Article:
The Dilemma of Difference: A Multidisciplinary View of Stigma

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Stephen C. Ainlay, Gaylene Becker, Lerita M. Coleman
Springer US, 2012 M10 20 - 286 páginas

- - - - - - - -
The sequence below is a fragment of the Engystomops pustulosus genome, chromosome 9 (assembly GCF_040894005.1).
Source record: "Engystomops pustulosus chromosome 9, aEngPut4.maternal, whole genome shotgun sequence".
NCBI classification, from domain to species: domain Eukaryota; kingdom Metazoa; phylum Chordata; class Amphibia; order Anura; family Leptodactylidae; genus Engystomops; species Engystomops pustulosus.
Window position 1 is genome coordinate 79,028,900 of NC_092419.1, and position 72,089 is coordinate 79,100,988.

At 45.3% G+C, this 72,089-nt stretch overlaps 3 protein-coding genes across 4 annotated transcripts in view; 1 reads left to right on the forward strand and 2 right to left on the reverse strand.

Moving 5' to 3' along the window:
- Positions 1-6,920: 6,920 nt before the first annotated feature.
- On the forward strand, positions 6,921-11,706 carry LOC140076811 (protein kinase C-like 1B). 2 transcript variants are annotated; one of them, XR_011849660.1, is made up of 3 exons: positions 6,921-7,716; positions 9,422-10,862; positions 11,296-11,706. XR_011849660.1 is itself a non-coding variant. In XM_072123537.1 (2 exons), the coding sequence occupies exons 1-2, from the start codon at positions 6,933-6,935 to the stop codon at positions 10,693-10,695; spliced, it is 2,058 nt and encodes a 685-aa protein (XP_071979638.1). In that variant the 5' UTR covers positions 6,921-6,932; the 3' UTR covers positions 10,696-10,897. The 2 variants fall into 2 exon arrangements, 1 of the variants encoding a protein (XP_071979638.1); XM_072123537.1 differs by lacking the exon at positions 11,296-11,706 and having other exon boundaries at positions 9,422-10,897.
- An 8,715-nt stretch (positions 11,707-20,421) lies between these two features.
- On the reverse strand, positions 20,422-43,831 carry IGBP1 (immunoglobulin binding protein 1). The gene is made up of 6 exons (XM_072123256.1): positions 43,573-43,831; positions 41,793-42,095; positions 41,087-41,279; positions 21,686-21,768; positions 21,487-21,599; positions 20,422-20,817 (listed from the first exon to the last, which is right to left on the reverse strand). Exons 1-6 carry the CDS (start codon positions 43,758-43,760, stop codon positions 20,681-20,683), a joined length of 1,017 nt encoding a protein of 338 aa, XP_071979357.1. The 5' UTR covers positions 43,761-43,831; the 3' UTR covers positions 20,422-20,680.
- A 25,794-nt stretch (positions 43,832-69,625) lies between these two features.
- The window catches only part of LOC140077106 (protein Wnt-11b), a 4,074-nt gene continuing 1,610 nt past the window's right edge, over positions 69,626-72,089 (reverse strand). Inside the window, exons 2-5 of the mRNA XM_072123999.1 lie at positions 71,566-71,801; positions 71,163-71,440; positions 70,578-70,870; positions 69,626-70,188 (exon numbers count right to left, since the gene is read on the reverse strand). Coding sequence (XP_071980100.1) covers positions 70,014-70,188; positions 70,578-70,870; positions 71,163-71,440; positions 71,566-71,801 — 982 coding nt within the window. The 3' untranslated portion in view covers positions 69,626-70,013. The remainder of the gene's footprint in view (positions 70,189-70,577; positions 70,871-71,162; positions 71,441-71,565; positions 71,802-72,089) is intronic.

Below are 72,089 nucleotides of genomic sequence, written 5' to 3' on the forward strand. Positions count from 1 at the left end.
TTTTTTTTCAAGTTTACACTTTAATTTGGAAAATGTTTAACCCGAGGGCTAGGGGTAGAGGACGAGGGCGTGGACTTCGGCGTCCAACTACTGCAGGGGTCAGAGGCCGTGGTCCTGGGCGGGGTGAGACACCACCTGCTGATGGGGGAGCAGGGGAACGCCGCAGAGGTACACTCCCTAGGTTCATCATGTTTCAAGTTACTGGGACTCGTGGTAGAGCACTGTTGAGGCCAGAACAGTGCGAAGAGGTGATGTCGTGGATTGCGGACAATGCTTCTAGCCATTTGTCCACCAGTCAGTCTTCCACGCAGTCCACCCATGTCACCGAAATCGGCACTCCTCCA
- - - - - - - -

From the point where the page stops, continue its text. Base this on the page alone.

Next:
The topic of stigma came to the attention of modern-day behav ioral science in 1963 through Erving Goffman's book with the engaging title, Stigma: Notes on the Management of Spoiled Identity. Following its publication, scholars in such fields as an thropology, clinical psychology, social psychology, sociology, and history began to study the important role of stigma in human interaction. Beginning in the early 1960s and continuing to the present day, a body of research literature has emerged to extend, elaborate, and qualify Goffman's original ideas. The essays pre sented in this volume are the outgrowth of these developments and represent an attempt to add impetus to theory and research in this area. Much of the stigma research that has been conducted since 1963 has sought to test one or another of Goffman's notions about the effects of stigma on social interactions and the self. Social and clinical psychologists have tried to experimentally create a number of the effects that Goffman asserted stigmas have on ordinary social interactions, and sociologists have looked for eVidence of the same in survey and observational studies of stig matized people in situations of everyday life. By 1980, a consider able body of empirical evidence had been amassed about social stigmas and the devastating effects they can have on social interactions.

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